There’s a story that a Siddha Yogi once shared with me. Her son, who was very young, had received a message of thanks from Gurumayi for several gifts he had given to her. He was sitting in his mother’s lap, eating dinner, when his mother shared this message with him. As she read out Gurumayi’s words, she felt him sink deeper and deeper into her lap, practically melting into it. When she finished reading the message, she asked her son if he wanted to reply. He told her that he would respond to Gurumayi after he had completed his dinner.
After dinner, then, he started to dictate his response. He stopped after a few seconds, his response seemingly complete. However, his mother felt that he was still holding within himself many feelings about what he wanted to convey to Gurumayi. So, she suggested to him a change of scenery—for example, their puja room. He immediately agreed and hopped up the stairs to this room.
Once he was there, he picked up a copy of Shri Guru Gita, then went over to sit on his meditation asana before announcing that he was going to read it. His mother watched curiously as he went quiet, suddenly absorbed in Shri Guru Gita. It was the first time she’d seen him give such attention to this text; though he was a beginning reader, he really seemed to be taking in the words. He even mumbled a few of them to himself.
After a few moments, she asked him if he was reading the wisdom in the book. He said yes and then began dictating a new response. He periodically paused to look at the book and seemed to go to some faraway place as he thought of what he wanted to say next.
His resultant response was lengthy and full of characteristic sweetness, mischief, and profundity. When his mother shared this response with me, there were two lines that I found to really stand out. First, he said: “Gurumayi, I feel powerful. You make me feel powerful.” And later: “Your love makes my love beautiful.”
I was moved by how this young child—who so perfectly exemplified the beginner’s mind—had such an intuitive understanding of the Guru and the Guru’s teachings. In this month that is dedicated to the Guru, I think it is worthwhile for us to remember what this little boy, in his ingenuousness, could so readily grasp. It is the Guru’s light that makes us shine. It is the Guru’s love that makes us feel loved.
It is my sincere wish that in the busy-ness of your life, you will—magically, fortuitously—find the time to participate in the satsang on the Siddha Yoga path website. You can consider it to be a personal retreat for yourself, your special time for worship. Satsang. Keeping the company of the Truth.
Now, what does this month-long satsang include? I’ll share some of what you can expect. There will be a story you can read and listen to, a namasankirtana to chant along with, the opportunity to receive the Guru’s darshan and teachings. You will be able to sing the arati, learn more about the practice of puja, and offer dakshina.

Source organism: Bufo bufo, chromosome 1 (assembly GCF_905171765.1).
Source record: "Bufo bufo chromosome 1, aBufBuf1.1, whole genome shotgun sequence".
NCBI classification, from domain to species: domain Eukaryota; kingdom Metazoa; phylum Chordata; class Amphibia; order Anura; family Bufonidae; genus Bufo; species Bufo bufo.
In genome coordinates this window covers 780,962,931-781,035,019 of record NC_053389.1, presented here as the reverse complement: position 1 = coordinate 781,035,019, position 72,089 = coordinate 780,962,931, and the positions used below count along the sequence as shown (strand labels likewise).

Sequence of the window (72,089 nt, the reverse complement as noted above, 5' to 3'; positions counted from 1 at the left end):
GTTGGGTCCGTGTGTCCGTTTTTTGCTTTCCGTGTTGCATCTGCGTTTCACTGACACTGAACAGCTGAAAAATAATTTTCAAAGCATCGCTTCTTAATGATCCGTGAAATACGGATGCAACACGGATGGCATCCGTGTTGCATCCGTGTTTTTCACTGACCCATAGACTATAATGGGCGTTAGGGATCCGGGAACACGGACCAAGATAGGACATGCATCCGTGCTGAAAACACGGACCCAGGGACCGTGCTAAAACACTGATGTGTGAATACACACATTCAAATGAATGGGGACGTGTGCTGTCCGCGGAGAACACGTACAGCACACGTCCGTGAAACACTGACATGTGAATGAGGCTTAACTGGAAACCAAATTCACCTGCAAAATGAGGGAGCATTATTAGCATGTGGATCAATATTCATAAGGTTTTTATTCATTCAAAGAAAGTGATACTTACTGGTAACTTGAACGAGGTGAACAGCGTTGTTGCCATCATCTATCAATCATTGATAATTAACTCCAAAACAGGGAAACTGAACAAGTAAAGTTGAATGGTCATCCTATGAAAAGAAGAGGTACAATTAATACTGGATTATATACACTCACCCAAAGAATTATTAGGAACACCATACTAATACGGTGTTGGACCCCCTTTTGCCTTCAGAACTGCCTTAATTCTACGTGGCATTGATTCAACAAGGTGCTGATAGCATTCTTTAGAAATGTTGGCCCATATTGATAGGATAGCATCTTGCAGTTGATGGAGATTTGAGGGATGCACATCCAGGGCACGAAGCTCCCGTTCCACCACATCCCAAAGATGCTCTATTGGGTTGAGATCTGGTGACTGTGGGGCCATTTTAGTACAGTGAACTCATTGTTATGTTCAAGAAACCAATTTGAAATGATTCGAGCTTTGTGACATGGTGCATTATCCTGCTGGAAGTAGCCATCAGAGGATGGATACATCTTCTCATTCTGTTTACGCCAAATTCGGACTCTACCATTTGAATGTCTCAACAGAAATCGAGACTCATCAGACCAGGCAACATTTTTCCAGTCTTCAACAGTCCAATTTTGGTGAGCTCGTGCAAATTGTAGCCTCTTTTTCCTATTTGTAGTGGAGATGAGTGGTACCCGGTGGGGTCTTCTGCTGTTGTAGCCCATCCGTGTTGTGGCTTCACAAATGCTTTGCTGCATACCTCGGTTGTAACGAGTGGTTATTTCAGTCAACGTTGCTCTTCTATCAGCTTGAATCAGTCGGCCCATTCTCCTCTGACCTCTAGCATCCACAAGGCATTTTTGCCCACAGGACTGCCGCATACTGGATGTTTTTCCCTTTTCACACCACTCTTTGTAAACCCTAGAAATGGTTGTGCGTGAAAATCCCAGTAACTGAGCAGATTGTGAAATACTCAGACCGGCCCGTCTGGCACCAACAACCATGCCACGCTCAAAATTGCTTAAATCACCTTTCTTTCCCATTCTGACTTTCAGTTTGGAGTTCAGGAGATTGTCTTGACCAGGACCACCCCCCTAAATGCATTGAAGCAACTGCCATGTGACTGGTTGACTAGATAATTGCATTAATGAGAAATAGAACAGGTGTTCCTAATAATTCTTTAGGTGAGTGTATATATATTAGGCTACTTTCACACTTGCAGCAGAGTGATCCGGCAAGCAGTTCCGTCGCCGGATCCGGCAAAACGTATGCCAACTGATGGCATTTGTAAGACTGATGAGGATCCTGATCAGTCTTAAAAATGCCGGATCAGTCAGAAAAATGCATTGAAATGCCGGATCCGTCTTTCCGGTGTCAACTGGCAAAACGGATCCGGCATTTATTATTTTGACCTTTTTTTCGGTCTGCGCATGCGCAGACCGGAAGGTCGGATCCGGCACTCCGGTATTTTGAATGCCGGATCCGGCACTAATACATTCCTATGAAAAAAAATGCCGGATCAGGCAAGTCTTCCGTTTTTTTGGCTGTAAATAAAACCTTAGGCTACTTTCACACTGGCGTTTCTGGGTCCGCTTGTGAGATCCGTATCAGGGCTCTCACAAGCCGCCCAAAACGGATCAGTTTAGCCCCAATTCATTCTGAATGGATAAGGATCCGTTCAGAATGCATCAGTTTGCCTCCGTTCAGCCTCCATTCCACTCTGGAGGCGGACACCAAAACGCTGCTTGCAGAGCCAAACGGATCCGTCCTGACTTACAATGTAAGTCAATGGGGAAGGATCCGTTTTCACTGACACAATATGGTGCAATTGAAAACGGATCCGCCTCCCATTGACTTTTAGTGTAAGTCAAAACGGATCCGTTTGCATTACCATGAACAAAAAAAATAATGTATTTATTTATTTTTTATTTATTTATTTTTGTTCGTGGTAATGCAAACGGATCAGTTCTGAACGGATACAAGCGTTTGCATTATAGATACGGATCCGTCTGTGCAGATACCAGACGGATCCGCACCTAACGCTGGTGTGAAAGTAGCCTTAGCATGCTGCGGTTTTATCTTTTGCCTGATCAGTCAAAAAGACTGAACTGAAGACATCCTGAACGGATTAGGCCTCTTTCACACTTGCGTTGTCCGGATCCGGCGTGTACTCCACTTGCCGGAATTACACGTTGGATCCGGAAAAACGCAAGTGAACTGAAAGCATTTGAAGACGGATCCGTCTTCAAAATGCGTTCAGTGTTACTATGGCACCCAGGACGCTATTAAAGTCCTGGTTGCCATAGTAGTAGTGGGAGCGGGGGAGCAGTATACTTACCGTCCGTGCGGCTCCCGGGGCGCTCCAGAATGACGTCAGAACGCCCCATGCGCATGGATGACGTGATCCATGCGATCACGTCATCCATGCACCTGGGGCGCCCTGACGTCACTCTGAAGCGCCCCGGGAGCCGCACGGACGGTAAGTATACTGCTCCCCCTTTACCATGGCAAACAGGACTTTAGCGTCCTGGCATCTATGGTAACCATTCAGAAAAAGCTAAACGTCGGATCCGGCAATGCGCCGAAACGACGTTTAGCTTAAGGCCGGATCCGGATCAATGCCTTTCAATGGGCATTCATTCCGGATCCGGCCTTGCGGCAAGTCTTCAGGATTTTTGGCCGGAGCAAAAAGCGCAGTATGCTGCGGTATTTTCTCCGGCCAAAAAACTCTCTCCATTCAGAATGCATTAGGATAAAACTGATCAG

There is, however, one key practice of satsang that you’ll notice is not included as a stand-alone element, and that is Siddha Yoga meditation. This was a deliberate decision. If you take a moment to think about it, I am fairly certain that you will surmise the reason.
Still, your powers of deduction notwithstanding, I’ll go ahead and disclose that reason to you. Remember how I said before that each element of satsang takes you inward? Well—isn’t that the whole point of meditation? Going inward.
When you go inward in meditation, you have the experience of oneness. When you go inward in meditation, you are given the power to be. Meditation is happening all through the course of this month-long satsang—as you read a story, as you study the Guru’s teachings, as you chant in praise of the Guru and perform the arati. With each element of satsang, you are fortifying and enhancing the power of meditation within, and you are expanding the sphere of light around you.
This is in keeping with Gurumayi’s instructions to all practitioners of Siddha Yoga meditation. Yes, it is important to cultivate the discipline of meditating on a regular basis. At the same time, we do this so that we may better recognize that thread of meditation weaving through our day-to-day lives, so that we are always aware of that energy, so we can feel it pulsing at a hundred percent. The power of meditation isn’t restricted to your meditation room or to wherever it is that you choose to do your practice. Just as when you do physical exercise, the strength you gain becomes part of your body, so too when you practice meditation regularly, its fruits become intrinsic to your being. Gurumayi’s intention is that you have this awareness as you engage with each element of the satsang on the Siddha Yoga path website. And for this, it is important to remain aware of your breath. Your prana shakti is your guiding light.
Shri Guru Gita tells us:
ध्यानमूलं गुरोर्मूर्तिः पूजामूलं गुरोः पदम् ।
मन्त्रमूलं गुरोर्वाक्यं मोक्षमूलं गुरोः कृपा ॥
dhyāna-mūlaṁ guror mūrtiḥ pūjā-mūlaṁ guroḥ padam ।
mantra-mūlaṁ guror vākyaṁ mokṣa-mūlaṁ guroḥ kṛpā ॥
The root of meditation is the Guru’s form.
The root of worship is the Guru’s feet.
The root of mantra is the Guru’s word.
The root of liberation is the Guru’s grace.3
In Gurumayi’s Love,